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Photo Engineer
06-22-2008, 06:23 PM
I was minding my own business when the doorbell rang and there was this kindly old gentleman with a pushcart on the porch. He asked me if I needed any knives sharpened or umbrellas fixed, and I didn't but I did ask him if he could do electron micrographs.

Lo and behold, he whipped an EM out of his pushcart and said let me at it, so I did.

Here is the result. It is a PM of my SRAD camera speed emulsion, mentioned elsewhere. It is a variant that I'm developing for high speed fine grain applications.

As you see, it is about a 1 micron grain, rather monodisperse and consists of what I would describe as "rounded octahedra". It is just what I wanted to make and now I know exactly where I am and where I have been. I also know where to go next.

So thanks to this kindly guy for doing it for me. He got away before I could get him to do more, but hopefully he will be back someday. :D

My wife said that this looks like a convention of marshmallows.

PE

rob champagne
06-22-2008, 06:36 PM
octahedra?

fschifano
06-22-2008, 07:02 PM
Very cool Ron. Kudos.

Photo Engineer
06-22-2008, 07:13 PM
octahedra?

As in octagonal?

http://www.google.com/search?hl=en&q=octahedron

PE

rob champagne
06-22-2008, 08:35 PM
Must be me then because I can see 6 angles round the edge which gives six faces and what looks like a top face which gives 7 faces on the visible side and assuming that is mirrored on the non visible side, then that would give 14 faces. An Octahedron only has 8 faces.
On the other hand you may just be having another senior moment.

Nice pic though...

Photo Engineer
06-22-2008, 09:14 PM
Rob;

Try this and see if it fits: http://en.wikipedia.org/wiki/Truncated_octahedron This as 14 faces.

Nothing is perfect. :(

PE

rob champagne
06-22-2008, 09:23 PM
Thats better...

rmazzullo
06-22-2008, 10:21 PM
PE,

This is very interesting. We can use photos like these as an example of what we could expect when building our emulsions.

Thanks,

Bob M.

CRhymer
06-22-2008, 10:21 PM
Nicely done.

Cheers,
Clarence

Michel Hardy-Vallée
06-22-2008, 10:23 PM
Yes, but was the EM also made on film? ;)

rob champagne
06-22-2008, 11:29 PM
Thats better...

Perhaps not on reflection...

Kirk Keyes
06-22-2008, 11:48 PM
Nice!

Kirk

keithwms
06-22-2008, 11:53 PM
Ron, those are micromushrooms. I think you need to add antifungal ointment to your emulsion.

Frank Szabo
06-23-2008, 12:11 AM
Dip, brush-on or spray-on?

Photo Engineer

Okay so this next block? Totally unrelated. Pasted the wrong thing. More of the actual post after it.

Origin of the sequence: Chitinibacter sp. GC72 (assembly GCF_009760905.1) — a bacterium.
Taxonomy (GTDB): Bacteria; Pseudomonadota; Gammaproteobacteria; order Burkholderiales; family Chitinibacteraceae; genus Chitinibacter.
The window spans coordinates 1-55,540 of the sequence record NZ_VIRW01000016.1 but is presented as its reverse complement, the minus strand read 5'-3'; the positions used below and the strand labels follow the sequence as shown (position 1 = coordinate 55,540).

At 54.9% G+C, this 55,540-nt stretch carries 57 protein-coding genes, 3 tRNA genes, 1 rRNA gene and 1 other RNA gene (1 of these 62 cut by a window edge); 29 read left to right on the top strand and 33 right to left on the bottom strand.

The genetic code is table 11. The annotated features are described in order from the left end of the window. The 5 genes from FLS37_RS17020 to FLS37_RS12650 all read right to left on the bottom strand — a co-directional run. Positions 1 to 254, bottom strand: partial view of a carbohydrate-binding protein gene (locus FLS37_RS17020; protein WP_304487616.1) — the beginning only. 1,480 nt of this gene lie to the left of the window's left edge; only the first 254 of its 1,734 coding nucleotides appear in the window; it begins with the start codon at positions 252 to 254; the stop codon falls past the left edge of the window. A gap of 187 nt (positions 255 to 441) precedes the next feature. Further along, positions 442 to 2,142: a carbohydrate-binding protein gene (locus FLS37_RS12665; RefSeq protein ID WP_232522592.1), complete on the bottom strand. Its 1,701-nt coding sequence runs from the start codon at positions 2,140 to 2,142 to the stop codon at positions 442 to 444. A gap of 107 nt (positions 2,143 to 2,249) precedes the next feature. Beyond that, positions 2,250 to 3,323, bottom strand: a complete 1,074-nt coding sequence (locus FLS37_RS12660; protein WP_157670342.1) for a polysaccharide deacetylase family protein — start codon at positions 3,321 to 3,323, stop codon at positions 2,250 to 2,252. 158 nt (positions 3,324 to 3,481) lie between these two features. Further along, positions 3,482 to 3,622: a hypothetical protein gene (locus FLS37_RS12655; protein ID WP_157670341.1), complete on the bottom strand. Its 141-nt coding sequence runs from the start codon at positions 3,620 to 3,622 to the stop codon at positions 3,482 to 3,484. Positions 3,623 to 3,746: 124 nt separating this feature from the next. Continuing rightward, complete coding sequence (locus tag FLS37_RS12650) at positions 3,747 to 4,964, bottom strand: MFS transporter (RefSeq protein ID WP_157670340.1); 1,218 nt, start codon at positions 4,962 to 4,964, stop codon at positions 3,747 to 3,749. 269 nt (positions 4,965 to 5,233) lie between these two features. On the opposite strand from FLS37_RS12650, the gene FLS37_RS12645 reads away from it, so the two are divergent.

06-23-2008, 08:20 AM
The data was in a .jpg file when I got it. The old way was on film, but I guess they do it electronically now days.

The emulsion itself was raw out of the can stuff, never coated. That gives the most reliable data. The sample preparation process is long and tedious to insure you see the grains clearly.

PE

Michel Hardy-Vallée
06-23-2008, 09:06 AM
I was just thinking how cool a mise en abyme it would be to have an EM photo of film that is printed on film, and then make an EM of that photo in turn, ad infinitum...

Photo Engineer
06-23-2008, 09:32 AM
Perhaps not on reflection...

Well, the 14 sided figure can be looked at in two ways if that is your concern.

If you start with an octahedron or a cube and etch off the corners to be flat, either way you end up with 14 sides. Now, further round off the remaining corners and you get what you see. Continuing the ripening and digestion will eventually result in nearly spherical grains which is also not a bad condition.

PE

David A. Goldfarb
06-23-2008, 09:36 AM
Maybe this would be a good place to talk about what the different crystal shapes are, and what the advantages of one over the other would be.

rob champagne
06-23-2008, 09:42 AM
Well, the 14 sided figure can be looked at in two ways if that is your concern.

If you start with an octahedron or a cube and etch off the corners to be flat, either way you end up with 14 sides. Now, further round off the remaining corners and you get what you see. Continuing the ripening and digestion will eventually result in nearly spherical grains which is also not a bad condition.

PE

I think that if you visualise your truncated octahedron from one direction, that it has a lot more corners than the ones in the photo. They are different from what I can see. But you are the researcher so you tell me.

Kirk Keyes
06-23-2008, 10:22 AM
Cutting the corner's off the cubes sounds like a good start, but how does one get the flat T-grains like you see in the SEM images Kodak publishes?

Ron, you say sherical is not bad (which it seems like you've got some tending in that direction as well), but don't we want to maximize the surface area of the grain to it's volume to make the most efficient use of our silver?